Theatrical release poster
|Directed by||Herman Shumlin|
|Produced by||Robert Buckner|
|Screenplay by||Robert Buckner|
|Based on||the novel
by Graham Greene
|Music by||Franz Waxman|
|Cinematography||James Wong Howe|
|Editing by||George Amy|
|Distributed by||Warner Bros.|
|Running time||118 minutes|
Confidential Agent is a 1945 spy film starring Charles Boyer and Lauren Bacall, and made by Warner Bros. The movie was directed by Herman Shumlin and produced by Robert Buckner with Jack L. Warner as executive producer. The screenplay was by Robert Buckner, based on the novel The Confidential Agent by Graham Greene. The music score was by Franz Waxman and the cinematography by James Wong Howe. The supporting cast includes George Coulouris and Peter Lorre.
Luis Denard, a former concert musician, Charles Boyer, is a Republican, in the midst of the Spanish Civil War. He travels to England to secure supplies, where he is threatened by suspicion and Fascist agents. He finds unexpected help when he meets young socialite Rose Cullen, Lauren Bacall, whose Father, Lord Benditch, Holmes Herbert, is one of the men Denard is trying to meet.
Everything seems to go wrong, when he’s mugged, and laid out cold. Not knowing who to trust, he enlists the aid of the young maid Else, Wanda Hendrix. Then, he runs into Contreras, Peter Lorre, and Mrs. Melandy, Katina Paxinou. It’s a convoluted race to the end.
- Charles Boyer as Luis Denard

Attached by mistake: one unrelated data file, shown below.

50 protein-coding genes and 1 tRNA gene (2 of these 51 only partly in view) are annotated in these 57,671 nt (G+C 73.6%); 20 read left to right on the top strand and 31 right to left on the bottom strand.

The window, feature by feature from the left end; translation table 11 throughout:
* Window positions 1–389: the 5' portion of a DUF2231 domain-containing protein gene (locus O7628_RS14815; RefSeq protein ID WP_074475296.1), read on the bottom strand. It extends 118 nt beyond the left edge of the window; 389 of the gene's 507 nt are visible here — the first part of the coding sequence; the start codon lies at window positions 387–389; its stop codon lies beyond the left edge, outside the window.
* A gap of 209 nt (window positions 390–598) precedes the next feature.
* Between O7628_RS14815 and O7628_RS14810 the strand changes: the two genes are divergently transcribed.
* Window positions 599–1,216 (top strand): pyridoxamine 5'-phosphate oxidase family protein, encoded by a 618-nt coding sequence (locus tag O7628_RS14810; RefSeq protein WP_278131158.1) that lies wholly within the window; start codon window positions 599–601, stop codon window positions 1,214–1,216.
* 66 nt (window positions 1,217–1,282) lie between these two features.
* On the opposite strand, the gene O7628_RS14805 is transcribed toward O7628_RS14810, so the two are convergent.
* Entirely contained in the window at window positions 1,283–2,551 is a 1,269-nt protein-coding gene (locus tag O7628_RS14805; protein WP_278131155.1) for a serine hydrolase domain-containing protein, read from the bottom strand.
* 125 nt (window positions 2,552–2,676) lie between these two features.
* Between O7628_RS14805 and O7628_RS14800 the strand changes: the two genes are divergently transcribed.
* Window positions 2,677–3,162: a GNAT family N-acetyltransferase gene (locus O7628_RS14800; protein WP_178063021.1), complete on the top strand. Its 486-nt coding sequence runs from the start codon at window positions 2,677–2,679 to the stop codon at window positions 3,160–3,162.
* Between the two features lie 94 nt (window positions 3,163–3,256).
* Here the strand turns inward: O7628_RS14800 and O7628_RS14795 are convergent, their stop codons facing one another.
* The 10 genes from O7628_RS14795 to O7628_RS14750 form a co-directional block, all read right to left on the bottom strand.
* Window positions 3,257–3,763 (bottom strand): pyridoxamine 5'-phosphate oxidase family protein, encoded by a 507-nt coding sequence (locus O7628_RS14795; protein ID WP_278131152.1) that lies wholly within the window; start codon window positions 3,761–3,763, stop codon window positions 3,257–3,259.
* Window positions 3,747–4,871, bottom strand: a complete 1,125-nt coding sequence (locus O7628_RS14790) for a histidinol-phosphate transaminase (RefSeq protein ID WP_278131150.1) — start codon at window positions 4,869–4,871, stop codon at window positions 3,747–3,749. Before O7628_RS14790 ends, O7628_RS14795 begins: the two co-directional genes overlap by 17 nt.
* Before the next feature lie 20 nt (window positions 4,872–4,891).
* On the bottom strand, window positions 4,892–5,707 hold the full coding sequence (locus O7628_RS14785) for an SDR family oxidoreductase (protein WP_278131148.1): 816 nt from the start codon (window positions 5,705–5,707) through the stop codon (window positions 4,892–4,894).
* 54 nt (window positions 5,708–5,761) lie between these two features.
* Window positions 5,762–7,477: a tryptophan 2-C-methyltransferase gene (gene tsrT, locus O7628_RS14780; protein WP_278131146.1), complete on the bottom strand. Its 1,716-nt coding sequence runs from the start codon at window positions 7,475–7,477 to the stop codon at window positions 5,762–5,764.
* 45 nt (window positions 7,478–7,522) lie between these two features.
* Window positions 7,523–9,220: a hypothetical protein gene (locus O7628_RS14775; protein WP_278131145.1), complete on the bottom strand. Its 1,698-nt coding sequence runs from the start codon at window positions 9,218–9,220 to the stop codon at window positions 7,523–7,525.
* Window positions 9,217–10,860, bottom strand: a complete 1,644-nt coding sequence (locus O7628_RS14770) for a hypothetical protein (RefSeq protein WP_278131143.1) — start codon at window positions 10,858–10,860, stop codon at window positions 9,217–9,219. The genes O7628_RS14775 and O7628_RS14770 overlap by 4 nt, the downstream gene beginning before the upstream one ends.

- Lauren Bacall as Rose Cullen
- Victor Francen as Licata
- Wanda Hendrix as Else
- George Coulouris as Captain Currie
- Peter Lorre as Contreras
- Katina Paxinou as Mrs. Melandez
- John Warburton as Neil Forbes
- Holmes Herbert as Lord Benditch
- Dan Seymour as Mr. Muckerji
- Art Foster as Chauffeur
- Miles Mander as Mr. Brigstock
- Lawrence Grant as Lord Fetting
- Ian Wolfe as Dr. Bellows
- George Zucco as Detective Geddes
According to "The Big Sleep Comparisons 1945/46", a featurette on the 2000 DVD release of Bacall's later film The Big Sleep, her reviews for Confidential Agent were largely negative, with particular aspersions cast on Bacall's performance, as a "pretty amateur".
According to film historian Robert Gitt, host of the featurette, Warner studio head Jack L. Warner was lobbied to order certain scenes in The Big Sleep re-shot in order to rectify performance issues with Bacall identified in Confidential Agent, which he did.
In her own autobiography, Bacall said that she begged not to have to do the film, but couldn't break her contract that early, though her career never fully recovered from Confidential Agent.